TORONTO -- If a NASA test to protect us from asteroids goes to plan, the Earth might be seeing its very first artificial meteor shower in only a few years.

A paper published in The Planetary Science Journal in March theorized that after a NASA spacecraft slams into an asteroid in 2022, the impact will send debris shooting out into space.

And there’s a chance that the blast zone could include Earth.

“Envisioned as a planetary defense exercise, the project may also produce the first artificially generated meteoroids that reach Earth,” the paper states.

So, what exactly is this NASA project?

It’s hard to remember sometimes -- particularly when the Earth is embroiled in various crises within our own atmosphere -- but every human being lives on a massive spherical object constantly zooming through space at a mind-boggling speed, with other vast objects made of rock and ice speeding around and past us.

We may not need to protect ourselves from aliens yet, but that doesn’t mean we have no need for planetary defences. Asteroids have hit the Earth before and it could happen again.

That’s where the Double Asteroid Redirection Test (DART) comes in.

This NASA-led program is a test aimed at finding out if we can successfully deflect an object in space by essentially throwing a spacecraft into it to knock it off course.

DART’s target? The near-Earth asteroid, Didymos. Or, more specifically, a smaller asteroid — a “moonlet” nicknamed “Didymoon” — that is orbiting Didymos.

A moonlet is a particularly small natural satellite that is orbiting another object in space.

Didymos orbits the sun like the Earth does, and its main body is approximately 780 metres across (for reference, the CN Tower is 533 metres tall). Its moonlet is only 160 metres across, “which is more typical of the size of asteroids that could pose the most likely significant threat to Earth,” according to NASA’s website.

Didymos and its moonlet are not considered to be at risk of hitting the Earth, but their proximity makes them a good test subject.

DART is set to launch in 2021, currently aiming for late July. It will be launched from a SpaceX Falcon 9 rocket in California, and is going to cruise around in Earth’s orbit for about a year before it makes its move towards Didymoon. It is expected to intercept the two asteroids around late September or early October in 2022.

The DART spacecraft will hurtle into the moonlet at 6.6 km/s — which is around 23,700 km/h, almost 19 times faster than the speed of sound.

The two will collide when Didymos and its moonlet are within at least 11 million kilometres of the Earth.

The impact will slow the tiny asteroid by only a “fraction of one percent,” according to NASA’s website, but this will change Didymoon’s orbital period by several minutes. It doesn’t sound like a lot, but this change would be visible and measurable from Earth by telescope.

Upon impact, a crater will be made in the asteroid, and material will blast out into space.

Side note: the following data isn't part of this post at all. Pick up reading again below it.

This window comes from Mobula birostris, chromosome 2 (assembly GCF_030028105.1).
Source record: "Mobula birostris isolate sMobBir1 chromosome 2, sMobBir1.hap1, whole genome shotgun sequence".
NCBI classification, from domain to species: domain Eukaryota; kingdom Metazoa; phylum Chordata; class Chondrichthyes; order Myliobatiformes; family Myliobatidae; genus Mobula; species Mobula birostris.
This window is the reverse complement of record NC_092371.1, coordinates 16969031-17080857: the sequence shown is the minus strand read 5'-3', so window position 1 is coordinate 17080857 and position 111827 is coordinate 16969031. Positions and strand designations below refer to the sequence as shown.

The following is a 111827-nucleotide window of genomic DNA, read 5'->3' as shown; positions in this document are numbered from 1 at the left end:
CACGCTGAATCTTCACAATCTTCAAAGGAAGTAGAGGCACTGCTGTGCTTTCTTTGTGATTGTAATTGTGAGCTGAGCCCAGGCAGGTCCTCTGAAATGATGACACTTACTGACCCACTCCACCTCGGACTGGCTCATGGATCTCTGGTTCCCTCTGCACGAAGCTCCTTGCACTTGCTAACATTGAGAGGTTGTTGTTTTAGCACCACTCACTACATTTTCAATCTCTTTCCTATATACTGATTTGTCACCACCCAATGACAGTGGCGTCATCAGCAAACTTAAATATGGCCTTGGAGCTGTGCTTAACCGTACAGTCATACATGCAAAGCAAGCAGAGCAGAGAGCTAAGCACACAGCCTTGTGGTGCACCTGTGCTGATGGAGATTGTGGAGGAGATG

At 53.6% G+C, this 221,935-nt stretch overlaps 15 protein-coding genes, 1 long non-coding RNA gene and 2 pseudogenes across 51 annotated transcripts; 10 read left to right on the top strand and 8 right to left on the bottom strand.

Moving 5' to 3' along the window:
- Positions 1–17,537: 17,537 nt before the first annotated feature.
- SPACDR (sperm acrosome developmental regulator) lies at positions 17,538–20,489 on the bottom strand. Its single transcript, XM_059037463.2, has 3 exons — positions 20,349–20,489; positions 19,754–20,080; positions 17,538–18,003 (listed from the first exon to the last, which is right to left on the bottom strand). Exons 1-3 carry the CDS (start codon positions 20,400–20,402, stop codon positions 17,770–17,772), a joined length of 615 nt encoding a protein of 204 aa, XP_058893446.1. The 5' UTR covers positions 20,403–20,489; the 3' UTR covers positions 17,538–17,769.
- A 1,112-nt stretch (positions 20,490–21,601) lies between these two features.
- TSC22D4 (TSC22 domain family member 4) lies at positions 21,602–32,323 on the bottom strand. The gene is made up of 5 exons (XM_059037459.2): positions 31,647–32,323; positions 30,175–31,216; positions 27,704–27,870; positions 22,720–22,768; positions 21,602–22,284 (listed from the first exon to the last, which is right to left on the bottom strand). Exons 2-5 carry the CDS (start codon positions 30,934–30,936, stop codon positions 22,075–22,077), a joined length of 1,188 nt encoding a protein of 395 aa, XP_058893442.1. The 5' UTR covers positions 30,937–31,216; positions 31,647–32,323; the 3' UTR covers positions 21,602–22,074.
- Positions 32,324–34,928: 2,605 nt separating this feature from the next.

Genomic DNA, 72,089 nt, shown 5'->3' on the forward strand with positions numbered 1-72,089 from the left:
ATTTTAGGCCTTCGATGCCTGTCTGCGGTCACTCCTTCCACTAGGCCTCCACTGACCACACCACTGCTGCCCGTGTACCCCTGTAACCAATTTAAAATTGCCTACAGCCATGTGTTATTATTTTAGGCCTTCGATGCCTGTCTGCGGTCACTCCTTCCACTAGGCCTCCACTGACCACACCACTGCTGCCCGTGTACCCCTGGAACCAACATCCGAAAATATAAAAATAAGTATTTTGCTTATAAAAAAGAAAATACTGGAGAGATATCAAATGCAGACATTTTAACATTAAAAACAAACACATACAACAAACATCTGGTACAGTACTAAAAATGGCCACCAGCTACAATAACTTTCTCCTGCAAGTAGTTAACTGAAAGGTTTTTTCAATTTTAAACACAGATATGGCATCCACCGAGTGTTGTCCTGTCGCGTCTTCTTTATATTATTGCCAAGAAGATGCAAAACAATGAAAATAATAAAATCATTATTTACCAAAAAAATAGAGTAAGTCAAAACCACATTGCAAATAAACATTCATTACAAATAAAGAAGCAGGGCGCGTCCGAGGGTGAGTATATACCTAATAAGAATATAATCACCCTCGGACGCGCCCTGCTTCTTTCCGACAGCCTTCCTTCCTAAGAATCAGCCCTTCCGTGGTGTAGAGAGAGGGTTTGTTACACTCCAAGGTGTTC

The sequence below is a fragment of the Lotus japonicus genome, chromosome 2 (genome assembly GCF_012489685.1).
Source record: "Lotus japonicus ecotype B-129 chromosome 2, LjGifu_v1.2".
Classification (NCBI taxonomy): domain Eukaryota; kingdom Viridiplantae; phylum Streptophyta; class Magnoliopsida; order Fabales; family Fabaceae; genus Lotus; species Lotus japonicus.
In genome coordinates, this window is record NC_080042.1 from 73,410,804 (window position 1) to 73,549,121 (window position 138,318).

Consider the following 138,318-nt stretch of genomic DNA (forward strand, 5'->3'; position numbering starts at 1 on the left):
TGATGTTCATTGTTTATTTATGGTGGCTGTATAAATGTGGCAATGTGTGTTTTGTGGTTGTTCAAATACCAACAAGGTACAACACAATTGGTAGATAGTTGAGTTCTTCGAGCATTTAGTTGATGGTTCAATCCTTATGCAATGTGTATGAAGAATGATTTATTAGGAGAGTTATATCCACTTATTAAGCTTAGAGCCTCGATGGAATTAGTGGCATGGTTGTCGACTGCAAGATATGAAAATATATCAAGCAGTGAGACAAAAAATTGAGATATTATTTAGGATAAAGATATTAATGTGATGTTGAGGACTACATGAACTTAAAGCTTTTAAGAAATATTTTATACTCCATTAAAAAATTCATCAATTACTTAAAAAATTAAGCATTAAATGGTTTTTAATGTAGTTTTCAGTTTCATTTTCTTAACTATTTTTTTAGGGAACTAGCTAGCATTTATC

According to the recent paper, most of the debris will collect in a meteoroid stream near Didymos, but depending on the speed of the debris shooting away from the impact, parts could escape the orbit of Didymos and make their way towards Earth.

The crater created by the impact is expected to be around 10 metres wide.

“Larger ejected masses and larger craters (even exceeding 100 metre diameter on the 163 metre diameter moon) are possible, though less likely, and the precise outcome depends on the unknown strength, porosity, and other physical properties of Didymoon,” the paper stated.

A second spacecraft, Hera, will be in the vicinity to observe the effects of the impact on the Didymos system. Hera is led by the European Space Agency (ESA), and may have to field the dangers of debris from the DART impact still moving through the Didymos system.

How long could it take for us to see the debris that does make it away from Didymos?

The paper modelled a few different possibilities for our artificial meteor shower, depending on time of impact and speed of debris.

In some scenarios, tiny pieces of asteroid could approach Earth within 15-30 days, but others could take more than two years.

One issue is that numerous man-made satellites orbit Earth, and could be at a risk of being struck by the debris. The paper pointed out that natural meteors have struck spacecraft such as ESA’s Gaia before.

Although the chances of any damage to satellites or orbiting telescopes as a result of the DART impact is extremely small, the paper explains that tracking the potential path of debris like this helps prepare us for the eventual possibility of near-Earth space being over-crowded with debris.

In a future potentially filled with asteroid-mining -- or more actions of planetary defence against asteroids -- humanity may need to learn how to deal with more debris in our orbit, or at least, how to protect future space missions against it.